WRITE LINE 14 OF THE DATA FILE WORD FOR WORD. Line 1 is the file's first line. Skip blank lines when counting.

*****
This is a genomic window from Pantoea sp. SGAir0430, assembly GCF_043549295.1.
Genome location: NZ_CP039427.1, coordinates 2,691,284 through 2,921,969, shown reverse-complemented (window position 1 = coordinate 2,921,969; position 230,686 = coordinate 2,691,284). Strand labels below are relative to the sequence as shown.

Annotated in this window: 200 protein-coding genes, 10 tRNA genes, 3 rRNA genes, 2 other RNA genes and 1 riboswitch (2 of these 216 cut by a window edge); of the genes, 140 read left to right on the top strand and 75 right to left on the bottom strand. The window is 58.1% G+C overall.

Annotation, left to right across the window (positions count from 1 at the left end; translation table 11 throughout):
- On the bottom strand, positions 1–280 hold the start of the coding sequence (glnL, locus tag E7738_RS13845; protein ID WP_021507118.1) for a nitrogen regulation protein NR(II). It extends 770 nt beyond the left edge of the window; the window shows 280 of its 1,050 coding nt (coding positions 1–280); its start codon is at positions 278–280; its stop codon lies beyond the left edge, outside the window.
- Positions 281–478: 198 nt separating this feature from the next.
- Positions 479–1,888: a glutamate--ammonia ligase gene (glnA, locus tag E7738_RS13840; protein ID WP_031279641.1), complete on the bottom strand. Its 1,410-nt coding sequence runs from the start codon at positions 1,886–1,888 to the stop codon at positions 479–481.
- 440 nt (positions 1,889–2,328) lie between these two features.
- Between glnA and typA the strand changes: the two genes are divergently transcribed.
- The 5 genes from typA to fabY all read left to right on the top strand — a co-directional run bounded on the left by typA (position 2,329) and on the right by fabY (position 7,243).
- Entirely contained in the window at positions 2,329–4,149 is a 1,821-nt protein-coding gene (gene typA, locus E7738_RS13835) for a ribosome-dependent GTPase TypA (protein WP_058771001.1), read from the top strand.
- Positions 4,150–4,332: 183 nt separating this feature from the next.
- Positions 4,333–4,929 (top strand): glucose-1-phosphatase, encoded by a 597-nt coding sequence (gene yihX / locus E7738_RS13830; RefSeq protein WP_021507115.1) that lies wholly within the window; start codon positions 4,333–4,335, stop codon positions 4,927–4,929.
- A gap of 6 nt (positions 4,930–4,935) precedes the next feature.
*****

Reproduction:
- A gap of 6 nt (positions 4,930–4,935) precedes the next feature.